A howling blizzard heaped snow on Boston but farther south it mostly spared New York City, which slowly blinked back to life Tuesday, canceling its travel ban and restarting its subway trains.
In New England, the storm that arrived Monday evening was a bitter, paralyzing blast. At least 2 feet (about half a meter) of snow was expected in most of Massachusetts, potentially making it one of the top snowstorms of all time there.
In New York, forecasters apologized for their predictions of a possible historic storm, and politicians defended their near-total shutdown on travel. Some residents grumbled, but others sounded a better-safe-than-sorry note and even expressed sympathy for the weatherman.
Forecasters originally warned the storm could bring up to 3 feet (about a meter) of snow and punishing hurricane-force winds. But early Tuesday, they downgraded most of those numbers, saying Boston and the northeastern New England region would fare the worst, but even then not as bad as expected.
As of midmorning, the Boston area had more than a foot (30 centimeters) of snow, while the far eastern tip of New York's suburban Long Island had more than 2 feet (about half a meter). Snowplow operators around New England struggled to keep up, and Boston police drove several dozen doctors and nurses to work at hospitals.
The National Weather Service said a 78 mph (125 kph) gust was reported on Nantucket, and a 72 mph (115 kph) one on Martha's Vineyard.
“It felt like sand hitting you in the face,” Bob Paglia said after walking his dog four times overnight in Whitman, a small town about 20 miles (32 kilometers) south of Boston.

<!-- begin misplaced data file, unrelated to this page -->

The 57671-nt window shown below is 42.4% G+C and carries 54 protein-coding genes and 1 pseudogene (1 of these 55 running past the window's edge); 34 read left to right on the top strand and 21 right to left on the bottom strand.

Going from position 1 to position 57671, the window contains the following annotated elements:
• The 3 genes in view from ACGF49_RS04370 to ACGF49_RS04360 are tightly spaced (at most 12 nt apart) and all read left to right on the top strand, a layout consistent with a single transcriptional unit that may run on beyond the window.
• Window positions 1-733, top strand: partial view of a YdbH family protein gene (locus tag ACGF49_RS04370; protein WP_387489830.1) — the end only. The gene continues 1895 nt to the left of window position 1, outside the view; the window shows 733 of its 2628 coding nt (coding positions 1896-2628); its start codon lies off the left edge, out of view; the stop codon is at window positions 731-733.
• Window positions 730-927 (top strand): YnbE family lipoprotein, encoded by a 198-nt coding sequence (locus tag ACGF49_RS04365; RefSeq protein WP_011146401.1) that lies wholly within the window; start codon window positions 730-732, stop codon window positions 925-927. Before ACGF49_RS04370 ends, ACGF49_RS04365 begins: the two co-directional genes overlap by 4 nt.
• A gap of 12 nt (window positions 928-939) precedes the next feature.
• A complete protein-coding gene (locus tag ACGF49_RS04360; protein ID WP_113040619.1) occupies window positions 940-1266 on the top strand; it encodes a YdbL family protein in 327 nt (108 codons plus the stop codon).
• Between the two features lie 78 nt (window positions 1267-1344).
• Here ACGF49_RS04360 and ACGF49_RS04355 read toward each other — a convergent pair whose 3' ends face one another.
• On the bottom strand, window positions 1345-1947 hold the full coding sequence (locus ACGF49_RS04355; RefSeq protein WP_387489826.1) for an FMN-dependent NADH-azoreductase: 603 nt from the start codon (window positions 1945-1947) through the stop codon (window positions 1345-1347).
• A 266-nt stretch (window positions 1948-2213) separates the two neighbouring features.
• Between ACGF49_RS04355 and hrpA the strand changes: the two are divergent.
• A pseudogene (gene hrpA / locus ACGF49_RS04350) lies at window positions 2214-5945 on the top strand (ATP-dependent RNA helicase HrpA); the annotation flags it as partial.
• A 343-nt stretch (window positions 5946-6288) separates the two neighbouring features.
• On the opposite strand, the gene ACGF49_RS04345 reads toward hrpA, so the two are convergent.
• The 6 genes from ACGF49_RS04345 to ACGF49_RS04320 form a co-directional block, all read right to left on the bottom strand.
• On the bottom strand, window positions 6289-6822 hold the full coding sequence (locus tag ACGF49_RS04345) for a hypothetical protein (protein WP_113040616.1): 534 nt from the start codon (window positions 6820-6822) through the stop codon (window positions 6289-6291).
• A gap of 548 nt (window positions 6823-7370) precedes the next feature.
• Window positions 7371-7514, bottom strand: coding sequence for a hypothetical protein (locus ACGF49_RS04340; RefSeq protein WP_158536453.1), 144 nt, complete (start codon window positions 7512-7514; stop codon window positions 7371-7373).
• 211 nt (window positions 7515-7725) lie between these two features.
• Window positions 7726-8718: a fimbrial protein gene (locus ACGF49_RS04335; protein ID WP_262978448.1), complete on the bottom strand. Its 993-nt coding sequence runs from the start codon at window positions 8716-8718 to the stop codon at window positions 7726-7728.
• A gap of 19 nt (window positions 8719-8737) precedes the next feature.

New Jersey Gov. Chris Christie defended his statewide ban on travel as “absolutely the right decision to make” in light of the dire forecast.
As the storm pushed into the Northeast on Monday, the region came to a near standstill, alarmed by forecasters' dire predictions. More than 7,700 flights were canceled, and schools, businesses and government offices closed.
As dawn broke, New York City had an almost eerie feel to it. No airplanes in the sky and no trains running underground made for an unexpected quiet. A few municipal trucks rumbled down empty streets.
But as the storm pushed northward, it tracked farther east than forecasters had been expecting, and conditions improved quickly in its wake. By midmorning Tuesday, New Jersey and New York City lifted driving bans, and subways and trains started rolling again, with a return to a full schedule expected Wednesday.
A National Weather Service forecaster in New Jersey apologized on Twitter for the off-target forecast.
“You made a lot of tough decisions expecting us to get it right, and we didn't. Once again, I'm sorry,” Gary Szatkowski tweeted.
New York City's snowfall was still substantial: La Guardia International Airport recorded 11 inches (28 centimeters) of snow, and Central Park was blanketed with almost 8 inches (20 centimeters).
New York Gov. Andrew Cuomo, who drew criticism last fall after suggesting meteorologists hadn't foreseen the severity of an epic snowstorm in Buffalo, said this time: “Weather forecasters do the best they can, and we respond based to the best information that we have.”